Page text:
[Regarding your review of the ESP The Essence power cord], oh come on, Marc. Do you really think a power cord will make any difference? Aren't you embarrassed to give that kind of review? This is what gives audiophiles a bad name.
I'm here to tell you, a power cord (assuming the conductors are properly sized to handle the current) will make absolutely no difference to the sonic quality of music.
I heard what I heard, and I described it in my review. I continue to recommend ESP power cords, as well as other brands....Marc Mickelson
July 9, 2001
To Srajan Ebaen,
As always, your reviews are much fun and educational to read. Great job.
I just have to comment about a DIY project that emulates the Rollerblocks. I originally did it to simulate the Darumas, but it turns out to be like a round Rollerblock. With other additions, it converted into my DIYrumas. The results were very similar to your findings using the Symposium Rollerblocks: better dynamics, tighter bass, more openness, greater soundstage depth and width. Air was much increased, revealing many details hidden before. The best part of it was the cost -- about $10 for a set of three. The Rollerblocks' $295 per set represents my total investment on a used NAD C540 ($281) + DIYrumas. So, as you see, it paid to do a DIY set.
Parts are three copper end caps (about 1 1/4" ), three 1 1/2" metal concave door knobs (from a hardware store), a cup of fine sand, epoxy glue and three 1/2" metal ball bearings. Fill the end caps with sand to within 1/4" of the top, glue the underside of the knobs and press into the sand. Top the knobs with the bearings and set them under the equipment. Be ready to hear the improvements. The project is inexpensive, fun, easy and best of all, the DIYrumas work fantastically.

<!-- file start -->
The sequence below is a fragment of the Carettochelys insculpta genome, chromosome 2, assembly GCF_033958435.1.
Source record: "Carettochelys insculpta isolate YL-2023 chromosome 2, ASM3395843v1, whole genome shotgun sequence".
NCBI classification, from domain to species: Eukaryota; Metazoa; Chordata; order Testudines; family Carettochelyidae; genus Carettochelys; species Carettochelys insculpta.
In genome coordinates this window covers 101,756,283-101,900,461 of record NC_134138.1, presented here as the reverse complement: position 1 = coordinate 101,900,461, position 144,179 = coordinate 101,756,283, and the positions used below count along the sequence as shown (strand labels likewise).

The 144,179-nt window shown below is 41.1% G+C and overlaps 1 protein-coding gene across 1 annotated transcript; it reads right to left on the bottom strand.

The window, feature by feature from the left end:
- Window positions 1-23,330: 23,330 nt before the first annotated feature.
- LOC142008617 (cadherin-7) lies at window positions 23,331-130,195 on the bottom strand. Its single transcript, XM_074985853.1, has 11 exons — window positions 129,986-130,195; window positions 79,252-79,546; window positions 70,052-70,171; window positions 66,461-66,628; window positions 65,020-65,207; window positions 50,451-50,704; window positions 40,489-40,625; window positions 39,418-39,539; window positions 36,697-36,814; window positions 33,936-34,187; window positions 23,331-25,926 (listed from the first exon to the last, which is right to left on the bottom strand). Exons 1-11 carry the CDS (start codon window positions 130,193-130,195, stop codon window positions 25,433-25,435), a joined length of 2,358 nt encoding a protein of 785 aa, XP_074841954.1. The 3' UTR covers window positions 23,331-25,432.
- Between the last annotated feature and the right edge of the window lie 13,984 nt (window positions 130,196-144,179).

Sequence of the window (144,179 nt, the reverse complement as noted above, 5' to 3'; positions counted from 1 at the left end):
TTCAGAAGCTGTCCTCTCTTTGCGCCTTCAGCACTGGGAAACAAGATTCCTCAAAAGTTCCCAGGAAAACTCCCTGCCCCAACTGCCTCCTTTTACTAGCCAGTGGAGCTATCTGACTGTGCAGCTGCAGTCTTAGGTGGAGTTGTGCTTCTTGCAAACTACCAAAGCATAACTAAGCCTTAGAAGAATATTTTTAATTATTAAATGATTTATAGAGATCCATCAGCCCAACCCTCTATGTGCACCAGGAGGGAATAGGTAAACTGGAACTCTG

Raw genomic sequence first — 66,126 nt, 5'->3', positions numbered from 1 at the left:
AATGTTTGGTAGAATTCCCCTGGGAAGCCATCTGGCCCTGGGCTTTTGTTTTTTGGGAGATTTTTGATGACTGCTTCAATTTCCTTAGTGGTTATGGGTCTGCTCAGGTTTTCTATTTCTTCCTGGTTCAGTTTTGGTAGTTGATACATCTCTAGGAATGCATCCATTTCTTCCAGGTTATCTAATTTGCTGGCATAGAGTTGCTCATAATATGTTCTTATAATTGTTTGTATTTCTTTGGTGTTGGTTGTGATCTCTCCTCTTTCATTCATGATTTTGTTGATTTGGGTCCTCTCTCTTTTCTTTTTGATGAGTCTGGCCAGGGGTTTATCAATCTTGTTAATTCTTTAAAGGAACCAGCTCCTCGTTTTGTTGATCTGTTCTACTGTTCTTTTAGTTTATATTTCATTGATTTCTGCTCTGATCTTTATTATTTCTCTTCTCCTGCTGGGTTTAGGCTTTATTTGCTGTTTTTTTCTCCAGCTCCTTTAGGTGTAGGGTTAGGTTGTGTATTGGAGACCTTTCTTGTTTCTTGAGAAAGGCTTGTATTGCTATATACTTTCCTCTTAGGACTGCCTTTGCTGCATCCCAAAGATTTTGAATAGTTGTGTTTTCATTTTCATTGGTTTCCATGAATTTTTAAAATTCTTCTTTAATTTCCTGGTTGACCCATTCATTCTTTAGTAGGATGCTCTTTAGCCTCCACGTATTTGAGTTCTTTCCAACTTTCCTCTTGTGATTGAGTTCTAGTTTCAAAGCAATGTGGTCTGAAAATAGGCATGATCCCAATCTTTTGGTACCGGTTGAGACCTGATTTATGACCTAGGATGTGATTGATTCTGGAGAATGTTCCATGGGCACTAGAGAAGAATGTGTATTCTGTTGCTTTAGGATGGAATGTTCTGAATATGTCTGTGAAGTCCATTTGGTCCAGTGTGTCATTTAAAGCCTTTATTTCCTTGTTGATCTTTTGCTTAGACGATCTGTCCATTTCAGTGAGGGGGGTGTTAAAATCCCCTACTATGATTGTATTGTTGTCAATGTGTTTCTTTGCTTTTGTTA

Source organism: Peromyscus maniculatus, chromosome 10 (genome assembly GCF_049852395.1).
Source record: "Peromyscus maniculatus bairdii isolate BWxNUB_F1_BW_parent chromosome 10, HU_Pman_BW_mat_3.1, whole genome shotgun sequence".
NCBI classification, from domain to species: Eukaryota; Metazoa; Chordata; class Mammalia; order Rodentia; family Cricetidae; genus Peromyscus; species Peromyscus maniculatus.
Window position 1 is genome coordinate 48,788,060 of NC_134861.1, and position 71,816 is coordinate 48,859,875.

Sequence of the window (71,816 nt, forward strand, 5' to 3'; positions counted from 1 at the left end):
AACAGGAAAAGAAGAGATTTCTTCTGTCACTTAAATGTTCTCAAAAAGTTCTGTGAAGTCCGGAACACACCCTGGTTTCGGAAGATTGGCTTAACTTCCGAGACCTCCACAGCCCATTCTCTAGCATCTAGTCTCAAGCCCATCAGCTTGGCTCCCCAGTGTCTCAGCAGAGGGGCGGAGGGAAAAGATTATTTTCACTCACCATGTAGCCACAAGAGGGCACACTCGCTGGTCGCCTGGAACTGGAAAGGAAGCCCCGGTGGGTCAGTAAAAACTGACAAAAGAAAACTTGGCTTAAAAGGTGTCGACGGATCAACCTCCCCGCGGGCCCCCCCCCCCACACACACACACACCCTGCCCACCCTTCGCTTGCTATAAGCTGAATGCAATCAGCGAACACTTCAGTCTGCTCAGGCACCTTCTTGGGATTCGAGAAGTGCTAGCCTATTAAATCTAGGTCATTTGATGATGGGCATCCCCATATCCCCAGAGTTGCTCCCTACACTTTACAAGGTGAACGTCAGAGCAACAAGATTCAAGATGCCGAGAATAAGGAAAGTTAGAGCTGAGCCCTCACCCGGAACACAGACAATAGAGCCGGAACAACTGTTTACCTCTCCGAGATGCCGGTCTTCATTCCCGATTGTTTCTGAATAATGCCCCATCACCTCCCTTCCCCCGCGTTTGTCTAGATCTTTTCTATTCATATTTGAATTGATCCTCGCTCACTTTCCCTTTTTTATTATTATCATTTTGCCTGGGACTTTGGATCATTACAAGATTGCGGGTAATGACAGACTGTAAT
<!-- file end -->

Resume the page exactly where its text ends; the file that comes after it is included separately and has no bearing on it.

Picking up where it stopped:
July 7, 2001
We have read your review [High End 2001 coverage] and love to say that we are listening to an amazing Brinkmann integrated amplifier wired to Brinkmann two-way loudspeakers and nothing seems to sound better. Real music.
July 6, 2001
Thanks for the nice review of the Transparent Reference XL cables. It would have been nice if Doug Blackburn had commented on the Magnan products as a second part. I own all Magnan Signature cables and speaker wires, and I am always wondering how they continue to stack up.
Thanks for the job you and SoundStage! do, and I will continue to support your advertisers as I did when Doug reviewed the Magnan products and I replaced my Nordost with Magnan.